Here’s an example:

const axios = require('axios');

const NECTED_API_URL = ''; // Replace with your Nected rule API URL

async function callNectedRule(data) {
    try {
        const response = await, data);
    } catch (error) {
        console.error('Error calling Nected API:', error);
        throw error;

In this function, callNectedRule, we make a POST request to the Nected API using axios. The data parameter represents the payload you need to send to the Nected rule.

Step 3: Using the Nected Integration in Your Application

Now, you can use the callNectedRule function in your application wherever you need to apply the Nected rule. For instance, in an Express.js route handler, it might look like this:

const express = require('express');
const router = express.Router();'/apply-nected-rule', async (req, res) => {
    try {
        const ruleResult = await callNectedRule(req.body);
    } catch (error) {
        res.status(500).send('Error applying Nected rule');

module.exports = router;

In this example, when a POST request is made to /apply-nected-rule, the callNectedRule function is invoked with the request body. The response from the Nected API is then sent back to the client.

Integrating Nected into a Node.js application is straightforward with these steps. By setting up an HTTP client like axios and creating a dedicated function to interact with the Nected API, you can leverage the power of Nected’s rule engine in your Node.js applications. This integration brings the advanced rule-processing capabilities of Nected to your JavaScript-based projects, enhancing their functionality and scalability.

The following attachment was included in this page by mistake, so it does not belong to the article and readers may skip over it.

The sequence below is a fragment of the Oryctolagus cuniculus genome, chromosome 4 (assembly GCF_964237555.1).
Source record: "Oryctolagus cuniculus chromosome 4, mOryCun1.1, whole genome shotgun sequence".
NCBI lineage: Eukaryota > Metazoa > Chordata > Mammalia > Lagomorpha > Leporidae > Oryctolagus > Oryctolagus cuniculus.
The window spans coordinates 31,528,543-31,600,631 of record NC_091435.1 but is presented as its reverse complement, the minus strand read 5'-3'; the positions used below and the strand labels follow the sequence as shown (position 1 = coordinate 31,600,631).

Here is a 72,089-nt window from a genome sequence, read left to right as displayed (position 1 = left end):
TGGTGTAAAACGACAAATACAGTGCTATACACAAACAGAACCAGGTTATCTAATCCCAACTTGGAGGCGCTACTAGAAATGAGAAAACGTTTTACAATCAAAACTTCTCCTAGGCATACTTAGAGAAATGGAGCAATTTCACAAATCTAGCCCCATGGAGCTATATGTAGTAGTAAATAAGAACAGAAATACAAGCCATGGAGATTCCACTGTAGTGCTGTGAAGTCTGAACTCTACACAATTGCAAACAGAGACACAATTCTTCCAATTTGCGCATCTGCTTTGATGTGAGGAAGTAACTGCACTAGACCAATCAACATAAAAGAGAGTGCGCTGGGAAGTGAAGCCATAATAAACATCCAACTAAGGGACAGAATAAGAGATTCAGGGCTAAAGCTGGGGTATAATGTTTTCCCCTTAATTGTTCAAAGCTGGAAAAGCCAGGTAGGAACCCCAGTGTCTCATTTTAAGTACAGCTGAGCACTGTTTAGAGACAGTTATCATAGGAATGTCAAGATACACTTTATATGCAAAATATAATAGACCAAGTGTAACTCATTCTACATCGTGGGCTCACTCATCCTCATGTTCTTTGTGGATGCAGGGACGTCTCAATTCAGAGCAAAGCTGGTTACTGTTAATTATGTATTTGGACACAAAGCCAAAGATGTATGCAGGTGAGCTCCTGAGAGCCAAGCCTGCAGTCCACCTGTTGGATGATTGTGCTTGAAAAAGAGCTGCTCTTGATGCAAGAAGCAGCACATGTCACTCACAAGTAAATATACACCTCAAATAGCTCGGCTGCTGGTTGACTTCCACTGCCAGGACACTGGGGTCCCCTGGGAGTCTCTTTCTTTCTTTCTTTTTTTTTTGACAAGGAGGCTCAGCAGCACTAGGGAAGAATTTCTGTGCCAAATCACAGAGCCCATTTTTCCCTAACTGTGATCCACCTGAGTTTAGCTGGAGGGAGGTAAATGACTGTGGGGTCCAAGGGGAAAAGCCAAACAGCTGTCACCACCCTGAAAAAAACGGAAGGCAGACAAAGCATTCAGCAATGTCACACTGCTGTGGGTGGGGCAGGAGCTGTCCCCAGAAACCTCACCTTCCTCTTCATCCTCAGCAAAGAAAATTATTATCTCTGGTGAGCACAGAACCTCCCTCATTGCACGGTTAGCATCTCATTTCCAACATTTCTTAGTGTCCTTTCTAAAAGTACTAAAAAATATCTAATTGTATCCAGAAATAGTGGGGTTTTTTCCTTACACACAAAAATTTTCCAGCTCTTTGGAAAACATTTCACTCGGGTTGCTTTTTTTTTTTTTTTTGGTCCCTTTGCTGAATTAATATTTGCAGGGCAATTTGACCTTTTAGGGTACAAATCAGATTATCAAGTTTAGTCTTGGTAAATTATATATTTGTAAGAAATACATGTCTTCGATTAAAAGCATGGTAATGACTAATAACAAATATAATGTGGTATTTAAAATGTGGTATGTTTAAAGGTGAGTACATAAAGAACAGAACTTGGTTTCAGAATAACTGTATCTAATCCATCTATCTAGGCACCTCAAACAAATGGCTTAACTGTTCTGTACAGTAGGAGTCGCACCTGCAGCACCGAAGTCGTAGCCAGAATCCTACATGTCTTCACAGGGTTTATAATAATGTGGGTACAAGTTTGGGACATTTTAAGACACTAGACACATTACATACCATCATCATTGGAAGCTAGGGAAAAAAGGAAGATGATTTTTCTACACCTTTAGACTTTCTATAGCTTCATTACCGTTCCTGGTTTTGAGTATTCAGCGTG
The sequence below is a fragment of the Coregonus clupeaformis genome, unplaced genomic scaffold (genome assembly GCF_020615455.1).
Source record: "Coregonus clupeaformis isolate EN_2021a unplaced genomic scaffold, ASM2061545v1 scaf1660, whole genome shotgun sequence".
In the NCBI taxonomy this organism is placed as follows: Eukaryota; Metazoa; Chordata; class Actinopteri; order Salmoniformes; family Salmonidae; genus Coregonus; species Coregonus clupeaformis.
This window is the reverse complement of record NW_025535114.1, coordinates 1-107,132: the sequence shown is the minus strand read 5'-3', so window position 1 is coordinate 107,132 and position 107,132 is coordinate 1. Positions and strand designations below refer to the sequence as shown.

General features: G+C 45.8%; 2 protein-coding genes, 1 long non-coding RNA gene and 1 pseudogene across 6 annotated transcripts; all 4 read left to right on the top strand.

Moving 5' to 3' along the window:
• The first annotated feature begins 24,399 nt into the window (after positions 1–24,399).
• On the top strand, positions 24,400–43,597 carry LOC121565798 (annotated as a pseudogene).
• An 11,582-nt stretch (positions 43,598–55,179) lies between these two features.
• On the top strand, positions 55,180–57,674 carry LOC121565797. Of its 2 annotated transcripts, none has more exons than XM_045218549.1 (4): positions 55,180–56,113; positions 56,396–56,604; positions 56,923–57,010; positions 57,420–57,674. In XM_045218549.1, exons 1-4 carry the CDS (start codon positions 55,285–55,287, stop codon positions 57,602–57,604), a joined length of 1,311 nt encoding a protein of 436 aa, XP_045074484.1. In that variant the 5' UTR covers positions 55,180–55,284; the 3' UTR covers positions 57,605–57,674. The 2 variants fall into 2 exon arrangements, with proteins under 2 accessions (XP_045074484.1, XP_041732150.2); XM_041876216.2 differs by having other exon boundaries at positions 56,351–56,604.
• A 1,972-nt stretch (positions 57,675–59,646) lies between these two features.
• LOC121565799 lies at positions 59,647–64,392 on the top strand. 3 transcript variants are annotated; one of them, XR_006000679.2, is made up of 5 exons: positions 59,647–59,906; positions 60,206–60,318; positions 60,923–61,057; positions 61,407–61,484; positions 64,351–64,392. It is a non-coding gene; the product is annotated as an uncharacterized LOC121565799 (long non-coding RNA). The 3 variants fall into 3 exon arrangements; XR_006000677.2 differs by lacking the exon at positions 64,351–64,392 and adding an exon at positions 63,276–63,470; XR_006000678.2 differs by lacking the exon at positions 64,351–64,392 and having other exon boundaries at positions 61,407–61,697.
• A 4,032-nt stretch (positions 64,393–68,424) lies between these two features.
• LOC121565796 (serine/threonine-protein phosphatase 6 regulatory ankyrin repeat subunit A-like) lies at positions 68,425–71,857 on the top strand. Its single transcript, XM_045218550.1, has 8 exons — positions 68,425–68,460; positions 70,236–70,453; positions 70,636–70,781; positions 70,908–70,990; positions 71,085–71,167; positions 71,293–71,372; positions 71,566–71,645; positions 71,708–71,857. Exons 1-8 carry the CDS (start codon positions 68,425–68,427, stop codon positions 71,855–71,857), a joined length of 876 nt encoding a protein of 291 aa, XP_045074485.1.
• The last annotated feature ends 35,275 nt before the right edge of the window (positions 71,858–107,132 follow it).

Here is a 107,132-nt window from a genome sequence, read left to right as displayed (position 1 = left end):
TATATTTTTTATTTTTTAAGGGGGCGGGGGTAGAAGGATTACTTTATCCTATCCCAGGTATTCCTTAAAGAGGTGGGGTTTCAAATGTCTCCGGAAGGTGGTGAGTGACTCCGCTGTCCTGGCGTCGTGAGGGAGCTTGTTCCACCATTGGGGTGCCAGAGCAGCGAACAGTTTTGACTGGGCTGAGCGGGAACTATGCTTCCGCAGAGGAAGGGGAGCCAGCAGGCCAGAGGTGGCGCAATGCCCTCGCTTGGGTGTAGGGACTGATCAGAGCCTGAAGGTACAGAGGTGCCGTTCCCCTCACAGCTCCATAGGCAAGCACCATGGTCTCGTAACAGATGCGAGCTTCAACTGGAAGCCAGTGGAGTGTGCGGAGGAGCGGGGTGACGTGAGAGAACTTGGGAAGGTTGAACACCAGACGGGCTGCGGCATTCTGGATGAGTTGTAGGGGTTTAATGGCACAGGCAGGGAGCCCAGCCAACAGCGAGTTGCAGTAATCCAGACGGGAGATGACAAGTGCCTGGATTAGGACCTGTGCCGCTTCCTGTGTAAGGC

Best Practices for Node.js Rule Engines

Implementing a rule engine in Node.js is a strategic decision that can significantly enhance the flexibility and efficiency of an application. However, to maximize the benefits, it's crucial to follow certain best practices. These guidelines ensure that the rule engine integrates smoothly with the Node.js environment and maintains optimal performance.

  1. Keep Rules Simple and Manageable: Rules should be straightforward and focused on a single condition or action. Complex rules can become difficult to maintain and understand. If a rule becomes too complex, consider breaking it down into multiple simpler rules.
  2. Separate Business Logic from Technical Logic: Keep the business logic (the "what") separate from the technical implementation (the "how"). This separation makes it easier to update rules as business requirements change, without needing to delve into the technical details of the application.
  3. Use Version Control for Rules: Treat your rules as you would any other code. Store them in a version control system. This practice allows you to track changes over time, revert to previous versions if necessary, and understand the evolution of your rule logic.
  4. Test Rules Thoroughly: Just like any other part of your application, rules need to be thoroughly tested. Ensure that you have a comprehensive suite of tests that cover all possible scenarios and edge cases. Automated testing is particularly useful here.
  5. Optimize Rule Evaluation Performance:

Monitor the performance of your rule evaluations. If you notice slowdowns, investigate ways to optimize. This could include reordering rules to ensure that less expensive conditions are evaluated first or caching frequently used data.

Read Also: The Best Alternative to Microsoft Rules Engine in 2024